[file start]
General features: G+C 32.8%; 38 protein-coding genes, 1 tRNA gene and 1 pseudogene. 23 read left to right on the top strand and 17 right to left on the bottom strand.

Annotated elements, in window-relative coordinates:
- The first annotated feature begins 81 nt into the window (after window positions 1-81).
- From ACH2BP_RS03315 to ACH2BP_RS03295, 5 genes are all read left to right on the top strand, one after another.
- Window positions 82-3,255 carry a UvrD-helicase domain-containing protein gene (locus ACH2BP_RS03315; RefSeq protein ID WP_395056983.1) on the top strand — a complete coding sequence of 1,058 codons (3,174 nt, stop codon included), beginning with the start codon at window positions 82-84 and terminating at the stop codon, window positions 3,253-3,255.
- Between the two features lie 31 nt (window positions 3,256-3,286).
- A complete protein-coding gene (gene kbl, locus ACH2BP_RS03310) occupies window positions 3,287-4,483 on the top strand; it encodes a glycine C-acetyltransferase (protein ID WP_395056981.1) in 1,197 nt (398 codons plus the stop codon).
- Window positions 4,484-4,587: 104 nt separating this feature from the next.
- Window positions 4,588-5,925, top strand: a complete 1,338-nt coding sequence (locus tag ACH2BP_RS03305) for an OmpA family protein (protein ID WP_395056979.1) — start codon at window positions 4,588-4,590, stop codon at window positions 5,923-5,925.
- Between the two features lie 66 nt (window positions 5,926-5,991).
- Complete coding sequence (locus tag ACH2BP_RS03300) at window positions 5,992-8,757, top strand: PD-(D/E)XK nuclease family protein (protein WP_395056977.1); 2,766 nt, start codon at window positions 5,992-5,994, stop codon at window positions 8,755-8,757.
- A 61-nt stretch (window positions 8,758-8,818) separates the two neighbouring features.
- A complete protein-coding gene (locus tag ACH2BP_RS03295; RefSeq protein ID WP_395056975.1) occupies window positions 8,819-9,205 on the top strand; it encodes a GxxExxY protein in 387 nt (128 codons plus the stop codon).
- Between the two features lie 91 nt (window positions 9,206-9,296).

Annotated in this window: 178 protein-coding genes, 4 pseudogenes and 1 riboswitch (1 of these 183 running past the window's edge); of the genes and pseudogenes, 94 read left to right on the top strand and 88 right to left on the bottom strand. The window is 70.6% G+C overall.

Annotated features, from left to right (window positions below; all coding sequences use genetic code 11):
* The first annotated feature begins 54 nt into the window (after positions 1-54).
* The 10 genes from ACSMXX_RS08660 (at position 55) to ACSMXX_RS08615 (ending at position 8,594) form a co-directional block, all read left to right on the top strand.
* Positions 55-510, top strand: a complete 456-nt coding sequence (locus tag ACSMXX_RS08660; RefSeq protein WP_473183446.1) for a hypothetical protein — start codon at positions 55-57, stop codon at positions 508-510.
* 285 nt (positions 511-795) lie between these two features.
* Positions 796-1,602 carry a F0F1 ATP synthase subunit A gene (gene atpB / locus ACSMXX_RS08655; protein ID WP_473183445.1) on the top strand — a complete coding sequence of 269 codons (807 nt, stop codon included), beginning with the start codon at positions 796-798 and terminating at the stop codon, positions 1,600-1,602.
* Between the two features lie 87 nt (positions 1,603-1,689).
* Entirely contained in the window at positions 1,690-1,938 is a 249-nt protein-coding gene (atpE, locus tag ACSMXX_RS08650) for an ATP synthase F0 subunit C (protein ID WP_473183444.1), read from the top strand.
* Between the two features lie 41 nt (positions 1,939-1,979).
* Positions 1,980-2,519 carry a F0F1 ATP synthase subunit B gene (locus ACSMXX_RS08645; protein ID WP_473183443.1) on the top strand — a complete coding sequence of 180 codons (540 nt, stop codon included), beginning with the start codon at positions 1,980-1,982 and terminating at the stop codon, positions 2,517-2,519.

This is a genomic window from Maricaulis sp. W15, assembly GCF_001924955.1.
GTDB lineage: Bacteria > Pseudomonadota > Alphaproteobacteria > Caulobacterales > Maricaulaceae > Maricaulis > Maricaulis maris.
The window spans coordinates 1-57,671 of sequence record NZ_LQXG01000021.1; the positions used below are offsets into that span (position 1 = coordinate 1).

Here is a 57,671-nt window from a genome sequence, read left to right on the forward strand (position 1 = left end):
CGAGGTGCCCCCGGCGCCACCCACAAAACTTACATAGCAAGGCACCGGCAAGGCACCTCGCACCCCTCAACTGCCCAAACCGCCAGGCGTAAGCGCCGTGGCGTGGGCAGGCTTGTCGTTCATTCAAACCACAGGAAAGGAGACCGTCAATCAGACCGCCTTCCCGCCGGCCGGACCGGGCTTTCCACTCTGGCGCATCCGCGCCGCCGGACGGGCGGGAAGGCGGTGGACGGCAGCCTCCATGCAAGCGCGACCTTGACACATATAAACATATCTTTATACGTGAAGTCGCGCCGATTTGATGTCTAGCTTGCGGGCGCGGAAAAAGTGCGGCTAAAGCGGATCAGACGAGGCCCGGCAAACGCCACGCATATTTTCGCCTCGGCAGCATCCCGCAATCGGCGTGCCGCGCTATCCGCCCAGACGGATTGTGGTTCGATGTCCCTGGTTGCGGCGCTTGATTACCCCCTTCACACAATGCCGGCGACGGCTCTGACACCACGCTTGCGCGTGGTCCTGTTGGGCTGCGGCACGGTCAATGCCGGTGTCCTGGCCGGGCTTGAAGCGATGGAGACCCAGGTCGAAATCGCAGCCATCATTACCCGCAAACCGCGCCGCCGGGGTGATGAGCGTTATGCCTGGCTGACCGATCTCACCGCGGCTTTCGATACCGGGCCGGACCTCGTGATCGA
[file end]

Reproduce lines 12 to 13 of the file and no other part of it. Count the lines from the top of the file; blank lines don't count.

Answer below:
- A 61-nt stretch (window positions 8,758-8,818) separates the two neighbouring features.
- A complete protein-coding gene (locus tag ACH2BP_RS03295; RefSeq protein ID WP_395056975.1) occupies window positions 8,819-9,205 on the top strand; it encodes a GxxExxY protein in 387 nt (128 codons plus the stop codon).